Turning Data into Food

How Monsanto is using predictive analytics and the Internet of Things to unlock digital yield

farmer
swanson jim publicity 2014 Monsanto

Monsanto, the $15.8B sustainable agriculture company, develops products that allow farmers to produce more with less. In addition to providing seeds for fruits, vegetables and other key crops, Monsanto helps farmers improve soil health, farming practices and farmers’ ability to conserve natural resources. “To meet the world’s population needs in 2050, farmers will need to be producing double their yields,” says Jim Swanson, CIO.  “As part of the solution, we are using information technology to get them there. We are turning data into food.”

Swanson and his IT organization see predictive analytics and the Internet of Things (IoT) as the pathway to unlocking digital yield. “Our own footprint contains millions of acres that we harvest,” says Swanson. “This is our learning lab. How do we produce more yield? How do we conserve more?”

Monsanto has combined over five years of field performance data with genomic analysis to understand which combinations of their existing seed varieties will produce new varieties with higher yield. “We use location and weather data to test our products before they are sold to farmers,” Swanson says.  “We use predictive analytics to focus our efforts on the products with the highest market potential.  The more we can predict an outcome, the more efficient we are at delivering the products that farmers will need.”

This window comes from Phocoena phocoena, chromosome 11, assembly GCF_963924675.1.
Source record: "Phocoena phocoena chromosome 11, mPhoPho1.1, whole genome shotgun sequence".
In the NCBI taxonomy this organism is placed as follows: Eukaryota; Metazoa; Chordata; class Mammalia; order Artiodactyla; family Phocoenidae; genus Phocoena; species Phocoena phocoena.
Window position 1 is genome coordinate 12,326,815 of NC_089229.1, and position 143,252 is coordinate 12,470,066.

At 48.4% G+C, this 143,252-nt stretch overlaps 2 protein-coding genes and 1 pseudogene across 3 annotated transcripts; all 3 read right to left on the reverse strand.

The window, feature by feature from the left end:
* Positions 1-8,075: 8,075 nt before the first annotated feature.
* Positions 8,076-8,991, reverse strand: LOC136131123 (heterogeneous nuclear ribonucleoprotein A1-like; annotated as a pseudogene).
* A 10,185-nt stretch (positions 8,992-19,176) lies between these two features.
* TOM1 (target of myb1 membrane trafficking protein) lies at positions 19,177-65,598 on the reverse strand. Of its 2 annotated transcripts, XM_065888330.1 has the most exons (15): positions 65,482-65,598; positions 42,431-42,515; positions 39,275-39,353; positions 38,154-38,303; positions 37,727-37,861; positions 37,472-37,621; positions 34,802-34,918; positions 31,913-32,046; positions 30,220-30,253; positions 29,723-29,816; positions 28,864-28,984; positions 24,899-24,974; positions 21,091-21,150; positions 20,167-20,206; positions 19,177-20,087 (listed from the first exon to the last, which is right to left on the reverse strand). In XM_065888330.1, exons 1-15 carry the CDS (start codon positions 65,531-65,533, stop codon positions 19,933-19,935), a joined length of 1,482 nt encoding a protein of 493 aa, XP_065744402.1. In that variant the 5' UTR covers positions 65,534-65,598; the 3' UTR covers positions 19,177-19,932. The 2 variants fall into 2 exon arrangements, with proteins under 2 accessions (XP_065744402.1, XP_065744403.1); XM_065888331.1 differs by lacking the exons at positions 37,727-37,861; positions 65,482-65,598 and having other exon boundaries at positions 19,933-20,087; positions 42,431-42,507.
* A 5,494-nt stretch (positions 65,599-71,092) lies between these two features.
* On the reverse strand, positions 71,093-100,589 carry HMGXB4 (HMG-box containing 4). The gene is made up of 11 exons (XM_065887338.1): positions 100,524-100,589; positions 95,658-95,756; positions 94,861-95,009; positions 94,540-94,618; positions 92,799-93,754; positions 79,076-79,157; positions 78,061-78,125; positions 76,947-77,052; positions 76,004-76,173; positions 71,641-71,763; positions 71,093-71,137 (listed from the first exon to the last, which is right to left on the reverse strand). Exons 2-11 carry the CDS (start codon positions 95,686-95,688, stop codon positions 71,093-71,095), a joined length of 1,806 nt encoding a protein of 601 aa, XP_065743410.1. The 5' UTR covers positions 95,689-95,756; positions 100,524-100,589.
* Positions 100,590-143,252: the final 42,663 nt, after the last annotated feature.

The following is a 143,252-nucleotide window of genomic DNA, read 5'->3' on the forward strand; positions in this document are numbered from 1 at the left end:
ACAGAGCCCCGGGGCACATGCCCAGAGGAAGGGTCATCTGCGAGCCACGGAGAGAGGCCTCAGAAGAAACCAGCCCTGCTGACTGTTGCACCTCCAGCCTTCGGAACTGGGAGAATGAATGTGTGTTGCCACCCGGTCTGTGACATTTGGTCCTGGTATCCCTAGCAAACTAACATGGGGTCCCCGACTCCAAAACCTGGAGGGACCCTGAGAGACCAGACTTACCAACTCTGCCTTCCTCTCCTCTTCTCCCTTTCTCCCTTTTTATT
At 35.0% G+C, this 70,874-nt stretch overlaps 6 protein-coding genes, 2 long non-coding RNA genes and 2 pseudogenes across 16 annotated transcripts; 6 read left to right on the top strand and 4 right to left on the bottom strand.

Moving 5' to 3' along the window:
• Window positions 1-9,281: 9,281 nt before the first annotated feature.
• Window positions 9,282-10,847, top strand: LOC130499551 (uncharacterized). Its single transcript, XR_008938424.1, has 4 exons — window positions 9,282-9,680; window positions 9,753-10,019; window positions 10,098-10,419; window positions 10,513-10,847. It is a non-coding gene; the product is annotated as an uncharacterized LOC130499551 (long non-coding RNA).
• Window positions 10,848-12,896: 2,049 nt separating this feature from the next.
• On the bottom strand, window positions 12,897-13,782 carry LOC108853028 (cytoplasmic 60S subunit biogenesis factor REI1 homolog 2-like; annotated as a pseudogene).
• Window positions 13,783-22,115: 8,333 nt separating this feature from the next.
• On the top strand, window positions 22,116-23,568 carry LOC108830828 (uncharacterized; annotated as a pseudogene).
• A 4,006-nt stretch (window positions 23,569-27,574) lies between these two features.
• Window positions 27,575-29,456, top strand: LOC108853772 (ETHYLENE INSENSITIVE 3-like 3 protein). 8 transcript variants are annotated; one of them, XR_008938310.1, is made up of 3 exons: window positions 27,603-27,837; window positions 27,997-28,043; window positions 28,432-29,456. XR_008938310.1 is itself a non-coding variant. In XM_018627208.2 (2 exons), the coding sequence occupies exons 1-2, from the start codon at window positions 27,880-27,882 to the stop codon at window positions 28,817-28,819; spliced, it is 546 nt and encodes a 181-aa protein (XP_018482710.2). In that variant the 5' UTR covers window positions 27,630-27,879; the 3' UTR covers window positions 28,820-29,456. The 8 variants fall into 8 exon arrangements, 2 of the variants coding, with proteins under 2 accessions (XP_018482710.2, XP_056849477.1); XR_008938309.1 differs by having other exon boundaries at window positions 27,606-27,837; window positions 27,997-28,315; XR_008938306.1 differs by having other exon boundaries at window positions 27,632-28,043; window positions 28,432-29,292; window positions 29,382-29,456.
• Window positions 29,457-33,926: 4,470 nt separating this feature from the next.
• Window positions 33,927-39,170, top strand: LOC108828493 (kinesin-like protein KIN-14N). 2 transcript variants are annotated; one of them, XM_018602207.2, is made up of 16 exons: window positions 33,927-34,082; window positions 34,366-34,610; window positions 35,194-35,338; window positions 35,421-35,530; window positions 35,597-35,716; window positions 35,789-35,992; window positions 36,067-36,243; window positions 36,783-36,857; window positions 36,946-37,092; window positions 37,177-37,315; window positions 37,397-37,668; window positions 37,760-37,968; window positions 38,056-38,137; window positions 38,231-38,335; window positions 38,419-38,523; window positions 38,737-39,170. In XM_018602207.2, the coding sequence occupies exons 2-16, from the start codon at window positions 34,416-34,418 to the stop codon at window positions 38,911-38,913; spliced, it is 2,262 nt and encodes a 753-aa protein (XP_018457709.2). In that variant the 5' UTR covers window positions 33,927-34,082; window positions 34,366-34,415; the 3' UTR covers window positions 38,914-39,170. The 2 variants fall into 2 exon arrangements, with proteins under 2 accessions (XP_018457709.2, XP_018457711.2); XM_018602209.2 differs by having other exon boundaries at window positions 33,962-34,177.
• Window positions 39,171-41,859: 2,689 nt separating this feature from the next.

To accelerate the rate of decision making and to streamline operations, Swanson and his team are deploying a global IoT platform that connects Monsanto’s combines, planters, mobile devices, shipping scales, and barcode scanners. “This fall, our North American corn harvester fleet was connected in real-time giving us access to the telematics, logistics and actual harvest data for the fleet,” Swanson says. “This allowed us to optimize our harvest operations and to make critical advancement decisions in a more timely manner.”